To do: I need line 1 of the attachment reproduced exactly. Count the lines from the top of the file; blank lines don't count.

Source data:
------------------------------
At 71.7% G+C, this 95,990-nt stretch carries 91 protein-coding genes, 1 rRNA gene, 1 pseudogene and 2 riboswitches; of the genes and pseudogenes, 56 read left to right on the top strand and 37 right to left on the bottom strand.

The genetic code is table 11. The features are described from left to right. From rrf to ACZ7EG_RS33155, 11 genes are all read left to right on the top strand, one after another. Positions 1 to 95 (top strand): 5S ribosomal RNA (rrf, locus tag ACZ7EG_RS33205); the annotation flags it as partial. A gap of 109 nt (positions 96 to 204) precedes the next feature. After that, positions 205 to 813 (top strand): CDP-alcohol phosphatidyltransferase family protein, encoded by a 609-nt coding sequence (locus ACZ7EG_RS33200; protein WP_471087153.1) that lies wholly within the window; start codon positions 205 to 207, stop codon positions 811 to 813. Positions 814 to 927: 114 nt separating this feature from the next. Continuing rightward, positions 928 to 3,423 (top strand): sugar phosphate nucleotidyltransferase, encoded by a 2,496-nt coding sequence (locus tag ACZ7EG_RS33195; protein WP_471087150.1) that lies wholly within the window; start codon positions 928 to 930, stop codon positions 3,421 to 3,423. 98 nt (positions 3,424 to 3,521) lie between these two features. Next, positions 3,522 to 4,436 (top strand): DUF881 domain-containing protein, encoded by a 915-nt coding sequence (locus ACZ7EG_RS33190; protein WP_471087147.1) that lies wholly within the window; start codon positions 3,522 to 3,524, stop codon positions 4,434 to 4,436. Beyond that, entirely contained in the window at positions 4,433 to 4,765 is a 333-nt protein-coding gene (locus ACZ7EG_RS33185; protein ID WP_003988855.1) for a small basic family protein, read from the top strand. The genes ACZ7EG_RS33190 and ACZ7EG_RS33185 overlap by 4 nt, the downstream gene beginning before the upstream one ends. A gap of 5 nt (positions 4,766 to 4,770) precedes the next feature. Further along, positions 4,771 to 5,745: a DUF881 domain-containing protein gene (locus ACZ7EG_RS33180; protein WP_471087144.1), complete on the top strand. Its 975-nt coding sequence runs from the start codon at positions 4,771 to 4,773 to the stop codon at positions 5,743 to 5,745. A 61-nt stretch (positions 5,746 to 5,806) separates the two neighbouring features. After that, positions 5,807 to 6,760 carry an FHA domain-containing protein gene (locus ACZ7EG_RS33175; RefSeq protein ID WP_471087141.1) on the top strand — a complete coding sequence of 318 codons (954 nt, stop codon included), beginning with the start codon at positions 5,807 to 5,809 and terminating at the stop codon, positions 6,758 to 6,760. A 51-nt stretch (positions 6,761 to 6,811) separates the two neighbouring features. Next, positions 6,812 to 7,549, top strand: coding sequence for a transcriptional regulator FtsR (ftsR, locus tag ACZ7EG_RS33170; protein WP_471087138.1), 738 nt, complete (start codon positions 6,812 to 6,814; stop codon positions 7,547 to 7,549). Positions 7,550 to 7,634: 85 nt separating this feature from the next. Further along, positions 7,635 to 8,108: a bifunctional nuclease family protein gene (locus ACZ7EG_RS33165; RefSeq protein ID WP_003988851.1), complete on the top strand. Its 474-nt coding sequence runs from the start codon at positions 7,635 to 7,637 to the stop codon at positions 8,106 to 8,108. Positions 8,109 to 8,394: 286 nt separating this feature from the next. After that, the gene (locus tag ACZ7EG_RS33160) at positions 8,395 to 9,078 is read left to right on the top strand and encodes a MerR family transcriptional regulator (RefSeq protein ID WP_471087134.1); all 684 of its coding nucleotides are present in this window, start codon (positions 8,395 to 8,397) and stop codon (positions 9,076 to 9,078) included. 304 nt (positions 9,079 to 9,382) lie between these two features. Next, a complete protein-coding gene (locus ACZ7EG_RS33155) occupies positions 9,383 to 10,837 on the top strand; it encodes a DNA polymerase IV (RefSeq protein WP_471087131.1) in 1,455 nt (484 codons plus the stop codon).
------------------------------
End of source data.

At 71.7% G+C, this 95,990-nt stretch carries 91 protein-coding genes, 1 rRNA gene, 1 pseudogene and 2 riboswitches; of the genes and pseudogenes, 56 read left to right on the top strand and 37 right to left on the bottom strand.